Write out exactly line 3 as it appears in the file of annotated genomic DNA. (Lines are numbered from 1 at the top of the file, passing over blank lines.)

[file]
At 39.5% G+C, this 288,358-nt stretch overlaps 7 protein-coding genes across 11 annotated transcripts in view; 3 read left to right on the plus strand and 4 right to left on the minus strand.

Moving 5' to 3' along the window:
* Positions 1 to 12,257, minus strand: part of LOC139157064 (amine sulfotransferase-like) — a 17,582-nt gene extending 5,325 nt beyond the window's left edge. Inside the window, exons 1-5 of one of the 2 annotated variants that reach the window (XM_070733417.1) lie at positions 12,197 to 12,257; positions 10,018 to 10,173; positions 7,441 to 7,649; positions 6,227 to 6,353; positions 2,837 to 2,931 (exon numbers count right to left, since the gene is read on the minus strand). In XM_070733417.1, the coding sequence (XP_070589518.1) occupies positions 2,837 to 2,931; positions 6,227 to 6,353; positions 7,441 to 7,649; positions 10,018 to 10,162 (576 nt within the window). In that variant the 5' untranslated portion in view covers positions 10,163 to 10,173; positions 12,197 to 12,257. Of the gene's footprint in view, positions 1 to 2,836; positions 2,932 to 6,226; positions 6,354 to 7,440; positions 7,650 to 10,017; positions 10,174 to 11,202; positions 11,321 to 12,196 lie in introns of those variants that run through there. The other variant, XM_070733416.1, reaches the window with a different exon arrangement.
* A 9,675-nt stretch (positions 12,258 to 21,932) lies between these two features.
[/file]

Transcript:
* Positions 1 to 12,257, minus strand: part of LOC139157064 (amine sulfotransferase-like) — a 17,582-nt gene extending 5,325 nt beyond the window's left edge. Inside the window, exons 1-5 of one of the 2 annotated variants that reach the window (XM_070733417.1) lie at positions 12,197 to 12,257; positions 10,018 to 10,173; positions 7,441 to 7,649; positions 6,227 to 6,353; positions 2,837 to 2,931 (exon numbers count right to left, since the gene is read on the minus strand). In XM_070733417.1, the coding sequence (XP_070589518.1) occupies positions 2,837 to 2,931; positions 6,227 to 6,353; positions 7,441 to 7,649; positions 10,018 to 10,162 (576 nt within the window). In that variant the 5' untranslated portion in view covers positions 10,163 to 10,173; positions 12,197 to 12,257. Of the gene's footprint in view, positions 1 to 2,836; positions 2,932 to 6,226; positions 6,354 to 7,440; positions 7,650 to 10,017; positions 10,174 to 11,202; positions 11,321 to 12,196 lie in introns of those variants that run through there. The other variant, XM_070733416.1, reaches the window with a different exon arrangement.